• Pair charged months after Cabarrus County man's fentanyl overdose death

    By: Glenn Counts

    Updated:

    CABARRUS COUNTY, N.C. - Cabarrus County deputies have arrested and charged a suspected drug dealer in connection with the overdose death of a 21-year-old man. 

    Officials said Charles Allmon died of a fentanyl overdose after buying the drugs from Kayla Taylor, 27, and Anthony Hester, 33, in January. 

    Taylor is charged with second-degree murder by drug distribution and felony selling of a schedule II controlled substance.

    The murder by drug distribution charge was possible through the Death by Distribution bill that was signed into law earlier this year.

    The law makes it a felony to illegally sell drugs that result in an overdose death. It allows prosecutors to charge drug dealers with second-degree murder and is punishable by up to 40 years in prison. 

    [ALSO READ: Gov. Cooper signs bill allowing drug dealers to be charged with murder]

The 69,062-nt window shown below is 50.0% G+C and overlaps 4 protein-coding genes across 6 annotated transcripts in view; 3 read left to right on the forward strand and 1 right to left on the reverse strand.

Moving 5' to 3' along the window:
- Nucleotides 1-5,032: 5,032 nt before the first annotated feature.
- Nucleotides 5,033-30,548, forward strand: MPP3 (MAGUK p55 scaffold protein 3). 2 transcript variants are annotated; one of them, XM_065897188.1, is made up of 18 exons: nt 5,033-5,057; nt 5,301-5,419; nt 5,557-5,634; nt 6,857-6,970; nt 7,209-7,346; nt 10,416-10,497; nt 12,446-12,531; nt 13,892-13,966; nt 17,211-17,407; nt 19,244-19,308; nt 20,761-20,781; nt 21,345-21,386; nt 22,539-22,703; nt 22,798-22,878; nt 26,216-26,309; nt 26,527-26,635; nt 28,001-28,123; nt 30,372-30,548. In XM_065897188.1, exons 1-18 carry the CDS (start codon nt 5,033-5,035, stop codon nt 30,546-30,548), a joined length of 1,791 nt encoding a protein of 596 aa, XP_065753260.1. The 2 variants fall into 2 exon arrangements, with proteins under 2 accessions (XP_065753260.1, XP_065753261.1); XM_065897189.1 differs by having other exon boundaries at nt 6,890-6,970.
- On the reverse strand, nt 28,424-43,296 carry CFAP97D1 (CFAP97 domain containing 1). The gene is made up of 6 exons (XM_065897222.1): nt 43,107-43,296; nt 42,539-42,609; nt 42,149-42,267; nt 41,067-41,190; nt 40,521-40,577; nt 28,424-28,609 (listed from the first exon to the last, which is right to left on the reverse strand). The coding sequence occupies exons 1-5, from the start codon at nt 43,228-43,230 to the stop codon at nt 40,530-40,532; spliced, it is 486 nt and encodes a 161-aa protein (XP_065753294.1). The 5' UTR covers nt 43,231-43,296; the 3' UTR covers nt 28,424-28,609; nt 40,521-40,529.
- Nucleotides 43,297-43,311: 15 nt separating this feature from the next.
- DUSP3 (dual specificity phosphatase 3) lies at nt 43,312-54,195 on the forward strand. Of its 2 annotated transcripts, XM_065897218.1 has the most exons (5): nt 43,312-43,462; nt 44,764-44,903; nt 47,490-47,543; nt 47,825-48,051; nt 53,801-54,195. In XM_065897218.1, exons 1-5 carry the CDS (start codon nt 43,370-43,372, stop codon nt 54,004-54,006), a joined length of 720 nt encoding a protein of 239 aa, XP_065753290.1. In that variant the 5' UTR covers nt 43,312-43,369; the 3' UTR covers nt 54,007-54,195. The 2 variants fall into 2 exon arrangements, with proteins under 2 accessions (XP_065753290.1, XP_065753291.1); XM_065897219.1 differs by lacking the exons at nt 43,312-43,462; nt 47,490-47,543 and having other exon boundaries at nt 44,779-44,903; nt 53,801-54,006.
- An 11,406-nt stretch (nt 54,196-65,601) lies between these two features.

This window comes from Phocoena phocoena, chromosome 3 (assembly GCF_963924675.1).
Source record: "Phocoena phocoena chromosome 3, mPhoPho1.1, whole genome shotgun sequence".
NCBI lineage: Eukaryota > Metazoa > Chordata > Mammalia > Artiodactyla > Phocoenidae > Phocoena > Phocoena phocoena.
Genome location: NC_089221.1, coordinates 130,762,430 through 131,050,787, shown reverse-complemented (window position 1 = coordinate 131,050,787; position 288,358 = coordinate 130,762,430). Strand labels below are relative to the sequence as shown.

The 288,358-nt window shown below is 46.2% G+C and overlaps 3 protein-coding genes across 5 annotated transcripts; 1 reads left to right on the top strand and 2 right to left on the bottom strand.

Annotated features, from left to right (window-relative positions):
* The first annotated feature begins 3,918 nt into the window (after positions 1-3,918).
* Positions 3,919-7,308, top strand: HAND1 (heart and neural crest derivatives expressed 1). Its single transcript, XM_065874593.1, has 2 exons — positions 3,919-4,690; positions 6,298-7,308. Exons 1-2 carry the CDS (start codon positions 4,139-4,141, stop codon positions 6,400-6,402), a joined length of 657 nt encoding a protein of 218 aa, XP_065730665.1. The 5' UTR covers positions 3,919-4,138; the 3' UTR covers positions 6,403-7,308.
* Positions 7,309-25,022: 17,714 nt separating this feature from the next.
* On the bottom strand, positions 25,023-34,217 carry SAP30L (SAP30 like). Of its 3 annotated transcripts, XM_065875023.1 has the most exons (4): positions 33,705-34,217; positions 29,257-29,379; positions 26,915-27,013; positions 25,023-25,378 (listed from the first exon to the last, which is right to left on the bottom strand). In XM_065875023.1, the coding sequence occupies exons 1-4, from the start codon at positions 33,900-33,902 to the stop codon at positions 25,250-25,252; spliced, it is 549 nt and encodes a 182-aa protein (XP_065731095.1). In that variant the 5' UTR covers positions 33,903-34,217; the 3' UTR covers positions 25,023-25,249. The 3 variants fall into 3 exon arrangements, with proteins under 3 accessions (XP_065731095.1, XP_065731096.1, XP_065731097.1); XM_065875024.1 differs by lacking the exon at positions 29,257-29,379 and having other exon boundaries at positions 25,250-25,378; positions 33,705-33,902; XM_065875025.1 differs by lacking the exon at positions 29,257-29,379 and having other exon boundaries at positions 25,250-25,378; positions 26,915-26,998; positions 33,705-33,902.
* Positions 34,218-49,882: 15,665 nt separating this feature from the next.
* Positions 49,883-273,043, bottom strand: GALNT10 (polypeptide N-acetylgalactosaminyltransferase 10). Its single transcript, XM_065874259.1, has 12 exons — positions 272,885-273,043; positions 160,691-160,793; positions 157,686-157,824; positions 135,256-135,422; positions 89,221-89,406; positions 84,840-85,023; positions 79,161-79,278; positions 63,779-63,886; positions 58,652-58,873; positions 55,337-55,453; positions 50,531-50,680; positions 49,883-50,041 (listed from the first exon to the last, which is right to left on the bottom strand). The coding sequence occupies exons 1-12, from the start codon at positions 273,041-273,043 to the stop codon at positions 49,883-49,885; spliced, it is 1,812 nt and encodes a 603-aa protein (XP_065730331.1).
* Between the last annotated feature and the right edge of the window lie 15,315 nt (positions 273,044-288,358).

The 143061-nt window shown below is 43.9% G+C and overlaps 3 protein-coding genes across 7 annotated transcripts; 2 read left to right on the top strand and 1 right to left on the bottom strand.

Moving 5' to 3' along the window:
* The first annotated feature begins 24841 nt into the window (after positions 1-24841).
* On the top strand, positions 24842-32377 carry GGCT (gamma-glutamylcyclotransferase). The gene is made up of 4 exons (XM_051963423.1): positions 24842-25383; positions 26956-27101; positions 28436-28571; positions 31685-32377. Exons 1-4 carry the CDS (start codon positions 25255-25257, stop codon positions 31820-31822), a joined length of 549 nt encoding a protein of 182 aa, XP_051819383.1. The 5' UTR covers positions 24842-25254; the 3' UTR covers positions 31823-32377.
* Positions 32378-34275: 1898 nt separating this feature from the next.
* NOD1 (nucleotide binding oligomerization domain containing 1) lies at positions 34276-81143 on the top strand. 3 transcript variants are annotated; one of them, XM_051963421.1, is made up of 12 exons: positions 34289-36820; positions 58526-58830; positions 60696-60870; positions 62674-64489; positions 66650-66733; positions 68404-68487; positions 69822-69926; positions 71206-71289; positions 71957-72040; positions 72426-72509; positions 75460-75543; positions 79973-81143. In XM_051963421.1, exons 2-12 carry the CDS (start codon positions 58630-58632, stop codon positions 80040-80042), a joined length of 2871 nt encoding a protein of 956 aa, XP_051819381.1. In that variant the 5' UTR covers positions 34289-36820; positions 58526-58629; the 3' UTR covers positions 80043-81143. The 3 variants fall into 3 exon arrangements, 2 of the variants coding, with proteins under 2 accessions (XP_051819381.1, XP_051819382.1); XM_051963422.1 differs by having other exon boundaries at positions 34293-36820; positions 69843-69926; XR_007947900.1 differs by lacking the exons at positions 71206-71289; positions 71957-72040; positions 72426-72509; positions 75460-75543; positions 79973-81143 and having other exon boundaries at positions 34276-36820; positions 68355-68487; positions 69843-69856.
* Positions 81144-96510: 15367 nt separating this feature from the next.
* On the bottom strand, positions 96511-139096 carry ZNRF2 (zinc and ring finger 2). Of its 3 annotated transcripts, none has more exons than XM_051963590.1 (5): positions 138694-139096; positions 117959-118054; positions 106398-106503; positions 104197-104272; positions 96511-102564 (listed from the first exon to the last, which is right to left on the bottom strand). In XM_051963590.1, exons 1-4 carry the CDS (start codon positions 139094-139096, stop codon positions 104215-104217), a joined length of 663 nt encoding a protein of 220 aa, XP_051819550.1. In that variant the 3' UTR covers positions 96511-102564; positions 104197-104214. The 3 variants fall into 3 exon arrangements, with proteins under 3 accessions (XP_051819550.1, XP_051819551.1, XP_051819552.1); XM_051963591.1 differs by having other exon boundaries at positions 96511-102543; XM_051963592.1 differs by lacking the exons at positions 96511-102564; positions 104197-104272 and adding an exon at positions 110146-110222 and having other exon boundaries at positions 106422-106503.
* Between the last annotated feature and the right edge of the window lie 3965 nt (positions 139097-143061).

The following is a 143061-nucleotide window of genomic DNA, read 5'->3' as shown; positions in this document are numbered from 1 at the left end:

Officials said this is the first time the Cabarrus County Sheriff's Office has charged someone with murder by drug distribution.

    Hester is charged with felony selling of a schedule II controlled substance.

    They are both being held at the Cabarrus County Detention Center.

    In another case, Clay Scott was a gifted athlete, who loved baseball and his family. He died from an overdose in 2016.

    [PAST COVERAGE: Family turns heartbreak into force of power after deadly overdose]

    "He was smart and kind and loving," his sister, Amanda Scott, said. "He loved animals. He loved his family and friends. His faith was very important to him."

    Angela McCorkle was recently convicted in Union County of second-degree murder for giving Clay Scott the drugs that killed him.

    "The murder charge is a big deal because, I think it sends a strong message you're responsible," his sister said Wednesday.

    Cabarrus County Sheriff Van Shaw said his office is taking a proactive approach to these situations, so they can find and prosecute drug dealers. 

    "As part of our efforts to combat the opioid epidemic in our community, we are aggressively pursuing cases in which we can clearly identify those individuals who provided drugs that resulted in an overdose-related death," Shaw said. 

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